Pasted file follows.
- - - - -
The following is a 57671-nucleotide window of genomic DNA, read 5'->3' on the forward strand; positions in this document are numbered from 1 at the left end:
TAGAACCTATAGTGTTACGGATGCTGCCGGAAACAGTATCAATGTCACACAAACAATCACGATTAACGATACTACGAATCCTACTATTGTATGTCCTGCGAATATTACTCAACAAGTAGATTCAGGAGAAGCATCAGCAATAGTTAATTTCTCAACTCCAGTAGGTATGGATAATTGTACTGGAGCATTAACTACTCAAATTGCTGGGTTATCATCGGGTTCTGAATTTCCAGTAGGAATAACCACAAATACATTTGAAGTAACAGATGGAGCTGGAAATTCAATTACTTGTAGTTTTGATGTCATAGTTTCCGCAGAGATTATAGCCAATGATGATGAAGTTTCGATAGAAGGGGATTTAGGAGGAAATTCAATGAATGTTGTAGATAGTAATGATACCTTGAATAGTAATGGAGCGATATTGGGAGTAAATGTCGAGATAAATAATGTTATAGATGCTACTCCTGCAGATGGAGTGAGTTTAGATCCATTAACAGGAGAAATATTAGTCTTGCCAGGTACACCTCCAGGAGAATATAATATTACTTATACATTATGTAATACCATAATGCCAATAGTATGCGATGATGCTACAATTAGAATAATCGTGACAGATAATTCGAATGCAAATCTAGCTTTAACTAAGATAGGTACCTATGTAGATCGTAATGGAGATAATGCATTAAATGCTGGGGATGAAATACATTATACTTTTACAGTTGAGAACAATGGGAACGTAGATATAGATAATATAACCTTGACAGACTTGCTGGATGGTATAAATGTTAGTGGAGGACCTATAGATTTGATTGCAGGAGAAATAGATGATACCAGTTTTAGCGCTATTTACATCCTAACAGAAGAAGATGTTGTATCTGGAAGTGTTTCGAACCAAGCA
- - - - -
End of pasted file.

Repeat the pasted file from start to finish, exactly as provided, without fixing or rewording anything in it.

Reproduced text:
The following is a 57671-nucleotide window of genomic DNA, read 5'->3' on the forward strand; positions in this document are numbered from 1 at the left end:
TAGAACCTATAGTGTTACGGATGCTGCCGGAAACAGTATCAATGTCACACAAACAATCACGATTAACGATACTACGAATCCTACTATTGTATGTCCTGCGAATATTACTCAACAAGTAGATTCAGGAGAAGCATCAGCAATAGTTAATTTCTCAACTCCAGTAGGTATGGATAATTGTACTGGAGCATTAACTACTCAAATTGCTGGGTTATCATCGGGTTCTGAATTTCCAGTAGGAATAACCACAAATACATTTGAAGTAACAGATGGAGCTGGAAATTCAATTACTTGTAGTTTTGATGTCATAGTTTCCGCAGAGATTATAGCCAATGATGATGAAGTTTCGATAGAAGGGGATTTAGGAGGAAATTCAATGAATGTTGTAGATAGTAATGATACCTTGAATAGTAATGGAGCGATATTGGGAGTAAATGTCGAGATAAATAATGTTATAGATGCTACTCCTGCAGATGGAGTGAGTTTAGATCCATTAACAGGAGAAATATTAGTCTTGCCAGGTACACCTCCAGGAGAATATAATATTACTTATACATTATGTAATACCATAATGCCAATAGTATGCGATGATGCTACAATTAGAATAATCGTGACAGATAATTCGAATGCAAATCTAGCTTTAACTAAGATAGGTACCTATGTAGATCGTAATGGAGATAATGCATTAAATGCTGGGGATGAAATACATTATACTTTTACAGTTGAGAACAATGGGAACGTAGATATAGATAATATAACCTTGACAGACTTGCTGGATGGTATAAATGTTAGTGGAGGACCTATAGATTTGATTGCAGGAGAAATAGATGATACCAGTTTTAGCGCTATTTACATCCTAACAGAAGAAGATGTTGTATCTGGAAGTGTTTCGAACCAAGCA